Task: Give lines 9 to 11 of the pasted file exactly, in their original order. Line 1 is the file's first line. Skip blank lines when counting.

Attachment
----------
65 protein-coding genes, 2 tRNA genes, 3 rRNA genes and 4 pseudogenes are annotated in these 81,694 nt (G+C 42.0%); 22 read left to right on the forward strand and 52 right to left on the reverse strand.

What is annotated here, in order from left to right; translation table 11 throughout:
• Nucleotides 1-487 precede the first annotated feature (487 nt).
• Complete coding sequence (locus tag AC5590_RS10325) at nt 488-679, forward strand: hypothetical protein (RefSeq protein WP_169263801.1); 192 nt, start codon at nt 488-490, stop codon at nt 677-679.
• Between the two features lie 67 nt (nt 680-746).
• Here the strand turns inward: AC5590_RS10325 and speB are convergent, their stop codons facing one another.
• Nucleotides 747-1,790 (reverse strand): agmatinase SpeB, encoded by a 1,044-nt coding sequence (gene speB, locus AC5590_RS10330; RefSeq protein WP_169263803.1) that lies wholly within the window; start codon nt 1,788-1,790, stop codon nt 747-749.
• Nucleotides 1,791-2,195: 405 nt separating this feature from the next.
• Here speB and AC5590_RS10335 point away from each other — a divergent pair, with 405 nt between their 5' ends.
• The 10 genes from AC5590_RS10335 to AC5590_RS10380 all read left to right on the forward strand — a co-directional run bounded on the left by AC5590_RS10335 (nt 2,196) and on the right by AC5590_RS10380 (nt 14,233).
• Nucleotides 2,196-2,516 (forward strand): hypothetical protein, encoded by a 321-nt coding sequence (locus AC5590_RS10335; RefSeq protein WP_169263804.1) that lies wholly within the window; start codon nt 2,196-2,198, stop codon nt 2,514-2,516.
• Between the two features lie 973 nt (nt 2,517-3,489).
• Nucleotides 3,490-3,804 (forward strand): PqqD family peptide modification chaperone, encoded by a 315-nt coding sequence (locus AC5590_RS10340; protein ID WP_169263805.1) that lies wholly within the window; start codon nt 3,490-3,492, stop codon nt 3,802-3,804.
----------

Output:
• Here speB and AC5590_RS10335 point away from each other — a divergent pair, with 405 nt between their 5' ends.
• The 10 genes from AC5590_RS10335 to AC5590_RS10380 all read left to right on the forward strand — a co-directional run bounded on the left by AC5590_RS10335 (nt 2,196) and on the right by AC5590_RS10380 (nt 14,233).
• Nucleotides 2,196-2,516 (forward strand): hypothetical protein, encoded by a 321-nt coding sequence (locus AC5590_RS10335; RefSeq protein WP_169263804.1) that lies wholly within the window; start codon nt 2,196-2,198, stop codon nt 2,514-2,516.